Privacy ‘Bill Of Rights’ Faces Attack From All Sides

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The White House's proposed privacy bill of rights, which dropped late Friday afternoon, is leaving just about everyone unhappy. Some privacy advocates immediately said the bill doesn't go far enough, while industry representatives quickly said the bill was unnecessary.

By today, the bill had drawn a new round of criticism. This morning, the Association of National Advertisers called the proposed measure “a major step in the wrong direction,” and added that it will “divert attention and energy from critical data security legislation and will not materially aid the privacy debate.”

The trade group adds that any legislation should focus on data breaches, which “threaten consumers’ credit and pocketbooks and they are an annual drag on our economy of tens of billions of dollars.”

Specifically, the ANA wants lawmakers to pass a federal data-breach notification law that will preempt the “more than 47 inconsistent and conflicting state data breach and data security laws.”

Meanwhile, 14 advocacy groups said in a letter dated today that the bill requires “substantial changes” in order to “protect Americans’ right to privacy.”

“The bill should provide individuals with more meaningful and enforceable control over the collection, use and sharing of their personal information,” states the letter, which was signed by groups including the Center for Digital Democracy, Center for Democracy and Technology, Consumer Watchdog and the Electronic Frontier Foundation. “The bill should uphold state privacy laws and afford stronger regulatory and enforcement authority to the Federal Trade Commission.”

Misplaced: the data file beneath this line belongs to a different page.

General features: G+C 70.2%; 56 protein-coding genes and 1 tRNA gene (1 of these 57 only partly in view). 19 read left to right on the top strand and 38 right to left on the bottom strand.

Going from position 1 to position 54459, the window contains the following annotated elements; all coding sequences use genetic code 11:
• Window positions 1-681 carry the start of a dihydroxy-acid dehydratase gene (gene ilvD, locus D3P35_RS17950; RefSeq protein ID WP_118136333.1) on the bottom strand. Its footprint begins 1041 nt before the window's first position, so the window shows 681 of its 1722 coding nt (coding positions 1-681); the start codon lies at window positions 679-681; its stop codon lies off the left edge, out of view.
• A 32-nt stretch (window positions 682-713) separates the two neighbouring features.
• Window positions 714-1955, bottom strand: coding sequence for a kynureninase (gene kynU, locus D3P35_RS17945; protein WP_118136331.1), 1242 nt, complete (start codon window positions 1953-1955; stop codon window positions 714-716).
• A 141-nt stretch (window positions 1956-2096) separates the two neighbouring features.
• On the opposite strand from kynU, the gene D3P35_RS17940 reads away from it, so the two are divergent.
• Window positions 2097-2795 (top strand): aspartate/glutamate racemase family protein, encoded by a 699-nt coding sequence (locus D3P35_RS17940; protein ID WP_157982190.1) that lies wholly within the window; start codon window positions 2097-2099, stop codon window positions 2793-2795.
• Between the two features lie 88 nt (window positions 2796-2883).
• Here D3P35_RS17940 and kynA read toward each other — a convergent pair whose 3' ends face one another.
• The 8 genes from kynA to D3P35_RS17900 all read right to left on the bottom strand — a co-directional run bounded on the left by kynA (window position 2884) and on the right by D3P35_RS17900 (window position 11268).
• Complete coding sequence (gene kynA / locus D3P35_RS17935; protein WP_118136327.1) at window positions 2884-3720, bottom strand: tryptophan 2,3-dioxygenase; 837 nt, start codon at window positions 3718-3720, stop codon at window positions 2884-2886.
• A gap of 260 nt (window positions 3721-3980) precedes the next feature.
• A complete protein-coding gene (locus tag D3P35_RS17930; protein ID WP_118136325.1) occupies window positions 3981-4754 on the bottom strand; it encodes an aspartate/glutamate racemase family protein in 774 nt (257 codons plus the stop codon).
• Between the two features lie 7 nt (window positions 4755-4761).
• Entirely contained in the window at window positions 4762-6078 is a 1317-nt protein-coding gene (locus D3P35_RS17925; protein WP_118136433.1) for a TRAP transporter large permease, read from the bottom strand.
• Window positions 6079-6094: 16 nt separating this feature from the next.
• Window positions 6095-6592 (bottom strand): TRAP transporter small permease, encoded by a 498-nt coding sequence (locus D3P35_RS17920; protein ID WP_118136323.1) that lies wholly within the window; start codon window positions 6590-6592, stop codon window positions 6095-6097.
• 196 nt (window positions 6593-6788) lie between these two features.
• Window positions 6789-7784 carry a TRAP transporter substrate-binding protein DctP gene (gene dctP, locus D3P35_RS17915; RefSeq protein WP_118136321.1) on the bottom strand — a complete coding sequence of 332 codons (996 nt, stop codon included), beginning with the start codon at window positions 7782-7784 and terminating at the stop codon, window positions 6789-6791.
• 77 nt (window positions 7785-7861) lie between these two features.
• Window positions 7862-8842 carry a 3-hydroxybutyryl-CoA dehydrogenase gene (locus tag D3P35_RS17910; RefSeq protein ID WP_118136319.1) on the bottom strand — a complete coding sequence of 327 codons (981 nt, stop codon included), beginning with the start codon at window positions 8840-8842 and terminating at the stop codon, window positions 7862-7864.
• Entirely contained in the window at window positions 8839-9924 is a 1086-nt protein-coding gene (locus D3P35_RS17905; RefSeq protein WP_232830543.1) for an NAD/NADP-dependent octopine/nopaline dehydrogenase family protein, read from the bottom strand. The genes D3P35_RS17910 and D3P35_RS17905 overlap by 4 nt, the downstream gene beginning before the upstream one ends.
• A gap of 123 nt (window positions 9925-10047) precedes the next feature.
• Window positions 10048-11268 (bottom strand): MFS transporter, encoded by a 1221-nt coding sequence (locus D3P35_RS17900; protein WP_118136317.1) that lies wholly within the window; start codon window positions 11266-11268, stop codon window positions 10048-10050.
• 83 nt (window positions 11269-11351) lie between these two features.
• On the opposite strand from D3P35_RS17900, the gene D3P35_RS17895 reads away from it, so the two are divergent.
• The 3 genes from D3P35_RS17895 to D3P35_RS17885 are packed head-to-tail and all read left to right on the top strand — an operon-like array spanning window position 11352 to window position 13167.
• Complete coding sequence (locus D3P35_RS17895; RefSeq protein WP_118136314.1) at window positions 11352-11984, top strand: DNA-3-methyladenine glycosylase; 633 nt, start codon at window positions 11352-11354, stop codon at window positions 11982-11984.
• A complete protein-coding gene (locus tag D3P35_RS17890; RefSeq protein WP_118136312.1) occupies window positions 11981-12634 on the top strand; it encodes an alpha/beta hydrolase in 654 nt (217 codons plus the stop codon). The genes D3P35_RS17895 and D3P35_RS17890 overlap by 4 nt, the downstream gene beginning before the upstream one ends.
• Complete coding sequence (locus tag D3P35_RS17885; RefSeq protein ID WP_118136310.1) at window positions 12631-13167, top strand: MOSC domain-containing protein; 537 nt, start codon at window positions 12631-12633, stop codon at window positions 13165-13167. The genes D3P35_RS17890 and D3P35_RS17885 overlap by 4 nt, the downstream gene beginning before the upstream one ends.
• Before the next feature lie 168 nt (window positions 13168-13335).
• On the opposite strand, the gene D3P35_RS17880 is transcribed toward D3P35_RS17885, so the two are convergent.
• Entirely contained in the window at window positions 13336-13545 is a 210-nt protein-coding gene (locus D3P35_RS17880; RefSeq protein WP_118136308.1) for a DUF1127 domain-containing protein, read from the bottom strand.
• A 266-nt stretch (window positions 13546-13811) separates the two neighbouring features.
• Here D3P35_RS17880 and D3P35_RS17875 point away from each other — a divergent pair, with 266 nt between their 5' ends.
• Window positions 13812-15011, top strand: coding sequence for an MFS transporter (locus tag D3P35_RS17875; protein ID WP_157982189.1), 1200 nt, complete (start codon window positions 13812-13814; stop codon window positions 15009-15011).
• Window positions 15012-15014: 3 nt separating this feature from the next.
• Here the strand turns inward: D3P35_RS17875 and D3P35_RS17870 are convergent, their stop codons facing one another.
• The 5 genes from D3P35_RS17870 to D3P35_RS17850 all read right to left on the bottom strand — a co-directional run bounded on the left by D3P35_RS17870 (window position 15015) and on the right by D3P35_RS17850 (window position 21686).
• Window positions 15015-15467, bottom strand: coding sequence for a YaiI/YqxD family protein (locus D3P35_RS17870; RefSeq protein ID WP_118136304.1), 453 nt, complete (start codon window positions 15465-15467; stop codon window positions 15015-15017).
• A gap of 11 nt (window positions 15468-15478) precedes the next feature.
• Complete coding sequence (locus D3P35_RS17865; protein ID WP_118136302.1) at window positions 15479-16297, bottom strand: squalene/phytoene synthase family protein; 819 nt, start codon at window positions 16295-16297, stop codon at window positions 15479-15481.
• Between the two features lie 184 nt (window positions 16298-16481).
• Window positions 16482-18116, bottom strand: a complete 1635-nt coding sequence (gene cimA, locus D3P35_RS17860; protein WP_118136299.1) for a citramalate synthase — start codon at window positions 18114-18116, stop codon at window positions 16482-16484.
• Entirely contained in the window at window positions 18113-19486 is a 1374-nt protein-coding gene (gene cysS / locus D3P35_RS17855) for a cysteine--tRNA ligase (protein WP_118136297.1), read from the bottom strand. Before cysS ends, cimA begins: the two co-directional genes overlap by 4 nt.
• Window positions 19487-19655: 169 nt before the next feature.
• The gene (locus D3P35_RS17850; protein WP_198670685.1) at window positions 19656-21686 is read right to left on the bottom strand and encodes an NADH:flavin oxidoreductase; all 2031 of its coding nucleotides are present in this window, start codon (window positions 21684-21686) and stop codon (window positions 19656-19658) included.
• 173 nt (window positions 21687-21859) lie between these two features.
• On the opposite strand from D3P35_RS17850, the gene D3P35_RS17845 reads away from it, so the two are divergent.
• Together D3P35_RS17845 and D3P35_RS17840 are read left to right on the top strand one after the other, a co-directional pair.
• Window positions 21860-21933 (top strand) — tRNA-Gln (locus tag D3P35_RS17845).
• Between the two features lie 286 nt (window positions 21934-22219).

The White House's proposed “Consumer Privacy Bill of Rights Act of 2015” aims to implement fair information practice principles, which generally limit companies' ability to collect and use people's personal data.

The draft bill would require companies that collect data from consumers to notify people about the information gathered, and allow them to wield limited control over that data. Among other provisions, the proposed “bill of rights” requires companies to give consumers “reasonable means to control the processing of personal data about them in proportion to the privacy risk to the individual and consistent with context.”

The proposal also broadly directs companies to limit data collection and use to “a manner that is reasonable in light of context” — like fulfilling a consumer's request for a service. At the same time, the measure allows companies to use data even in ways that are “not reasonable in light of context” if they go through certain hoops, like conducting a “privacy risk analysis.”

The proposal empowers the Federal Trade Commission to bring enforcement actions against companies that violate the privacy rules, while also giving companies a “safe harbor” defense if they participate in a self-regulatory program approved by the FTC.

Advocacy groups that signed a letter criticizing the bill point out specific areas where they say it falls short. One of the most significant is that many provisions only apply if companies believe that data they hold about consumers could pose a “risk of harm” to them.

Sen. Al Franken (D-Minn.), one of the more vocal privacy advocates on Capitol Hill, also officially joined the ranks of critics this week. “I have concerns that his proposal lacks the necessary teeth to hold companies accountable for their privacy policies and to ensure robust protections for consumers’ information,” he said in a statement issued on Monday. “The President’s proposal, unfortunately, … takes control away from consumers and puts it back in the hands of companies.”

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